|Writings and Speeches|
|2009, Apr. 1: Vietnam Human Rights Review (Paper submitted to the US Congressional Caucus on Vietnam)|
2005, Mar: Nhà Magazine. Outline Of The Comprehensive Approach To Democracy In Vietnam.
This approach will have three stages:
2005, Feb.21: John Hopkins University. Vietnam: A Roadmap to Democracy [more]
...It is true that Vietnam has made some progress. This is a fact which needs neither argument for nor against. What needs to be emphasized is another simple fact: Vietnam is better today because it is freer . Freedom is functional to progress and development. Vietnam will advance faster in a more balanced and more sustainable manner if the people have more freedom in all areas of social life, not just in economy, and the government is more accountable to the people.
2005, 02/10: Victims of Communism Memorial Foundation.
|2003, 10/01: Human Rights-Vietnam Briefing: Testimony by Doan Viet Hoat. U.S. Congress. [more (house.gov)]|
2003, 05/05: HR Watch, A Great Loss In Memory of Mike Jendrzejczyk.
...As for myself, Mike's death saddened me more than any other incident since the day I was released from prison in Vietnam and deported to the United States in 1998. Before that, when I was still in jail, I did not know him and did not even hear of his name. And yet he had been working tirelessly for my release for so many years... [more (hrw.org)]
|2002, 11/23: Serious Violations Of Human Rights In Vietnam. International Institute for Vietnam. [more (ThinkCenter.org)]|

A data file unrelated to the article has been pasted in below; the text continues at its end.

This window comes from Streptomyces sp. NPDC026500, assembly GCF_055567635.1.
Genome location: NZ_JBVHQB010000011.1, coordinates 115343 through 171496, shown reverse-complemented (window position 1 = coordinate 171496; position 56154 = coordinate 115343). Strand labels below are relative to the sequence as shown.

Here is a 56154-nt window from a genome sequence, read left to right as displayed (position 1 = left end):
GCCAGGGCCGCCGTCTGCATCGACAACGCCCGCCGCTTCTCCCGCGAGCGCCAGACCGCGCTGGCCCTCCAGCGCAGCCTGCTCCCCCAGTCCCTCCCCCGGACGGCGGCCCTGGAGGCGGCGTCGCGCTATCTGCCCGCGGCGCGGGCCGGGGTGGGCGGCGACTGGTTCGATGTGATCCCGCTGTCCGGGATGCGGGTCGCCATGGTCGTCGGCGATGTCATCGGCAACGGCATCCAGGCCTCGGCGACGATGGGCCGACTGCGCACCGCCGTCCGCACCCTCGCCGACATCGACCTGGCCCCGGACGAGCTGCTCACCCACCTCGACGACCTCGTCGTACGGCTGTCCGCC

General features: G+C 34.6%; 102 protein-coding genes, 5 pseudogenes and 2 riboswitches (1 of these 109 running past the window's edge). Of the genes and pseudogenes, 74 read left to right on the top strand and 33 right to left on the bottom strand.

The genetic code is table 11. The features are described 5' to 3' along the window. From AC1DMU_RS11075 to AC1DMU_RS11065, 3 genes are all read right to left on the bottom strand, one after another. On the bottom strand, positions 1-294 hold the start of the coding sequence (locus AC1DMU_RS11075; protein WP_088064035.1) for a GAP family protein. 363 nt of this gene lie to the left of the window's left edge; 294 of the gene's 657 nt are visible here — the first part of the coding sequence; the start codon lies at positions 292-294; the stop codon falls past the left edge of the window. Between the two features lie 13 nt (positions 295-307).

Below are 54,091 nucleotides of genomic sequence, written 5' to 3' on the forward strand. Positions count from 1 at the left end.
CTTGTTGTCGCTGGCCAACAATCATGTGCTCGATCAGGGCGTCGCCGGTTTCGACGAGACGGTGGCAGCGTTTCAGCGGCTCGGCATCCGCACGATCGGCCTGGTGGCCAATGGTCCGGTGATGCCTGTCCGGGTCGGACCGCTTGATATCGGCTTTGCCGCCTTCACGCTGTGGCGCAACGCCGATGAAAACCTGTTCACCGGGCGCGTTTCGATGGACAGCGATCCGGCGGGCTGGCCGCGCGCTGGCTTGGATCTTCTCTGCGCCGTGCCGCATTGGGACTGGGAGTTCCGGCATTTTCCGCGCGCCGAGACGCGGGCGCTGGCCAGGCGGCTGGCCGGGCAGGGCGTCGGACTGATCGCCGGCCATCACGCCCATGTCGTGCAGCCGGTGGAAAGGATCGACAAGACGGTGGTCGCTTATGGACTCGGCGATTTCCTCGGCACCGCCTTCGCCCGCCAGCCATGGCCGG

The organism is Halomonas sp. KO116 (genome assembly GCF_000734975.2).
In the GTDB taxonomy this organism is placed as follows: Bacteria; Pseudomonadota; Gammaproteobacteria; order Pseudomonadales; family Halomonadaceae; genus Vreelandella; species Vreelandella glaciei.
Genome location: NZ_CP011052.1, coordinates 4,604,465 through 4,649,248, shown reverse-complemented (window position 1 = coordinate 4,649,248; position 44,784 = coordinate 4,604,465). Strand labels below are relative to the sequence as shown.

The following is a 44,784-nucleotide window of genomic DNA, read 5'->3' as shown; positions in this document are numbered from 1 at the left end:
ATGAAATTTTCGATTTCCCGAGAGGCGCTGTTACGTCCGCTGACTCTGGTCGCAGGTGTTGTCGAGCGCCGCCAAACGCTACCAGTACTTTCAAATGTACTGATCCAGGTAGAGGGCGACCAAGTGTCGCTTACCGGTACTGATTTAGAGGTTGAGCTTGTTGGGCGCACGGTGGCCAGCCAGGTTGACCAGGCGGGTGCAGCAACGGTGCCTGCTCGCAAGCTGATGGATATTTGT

2002, Mar.14: Harvard University Speech: Socio-Political Liberalization in Asia and Vietnam: Trends and Prospects. [more
This is my second opportunity to exchange my view points with this scholarly audience on this prestigious campus. On my first encounter two years ago at Harvard's Law School I discussed Vietnam's human rights issues in contemporary perspectives. Today I would like to focus on the prospects of political liberalization in Vietnam in the context of an emerging new Asia-Pacific region ?a region characterized by political democratization and economic and cultural liberalization.
2001, 03/22: Florida State University. Remarks On the Grand Opening of Florida State University's Center for the Advancement of Humand Rights
...I was impressed with what I learned and saw right here on this campus thirty years ago. The learning environment on campus was free and stimulating. But more important, the living environment was always challenging. Free speech was openly and naturally accepted and respected. Anti-war demonstrations happened peacefully almost every week. I observed with amazement and admiration the Governor of Florida who came to dialogue with the student demonstrators on the lawn in front of the library. He disagreed with the students and the students argued against him, vigorously but peacefully and in mutual respect. I understood why America is strong and rich. The governed was not afraid of the governor, and the governor respects the right of the governed to challenge his leadership and accountability. Liberty, democracy and the rule of law should become social norms to make a person's potential develop into capacity, and to turn mankind's dream of happiness into reality for every body, and not only for the few powerful and privileged... [more]
2001, 03/22: Vietnam: A New Battle. [more]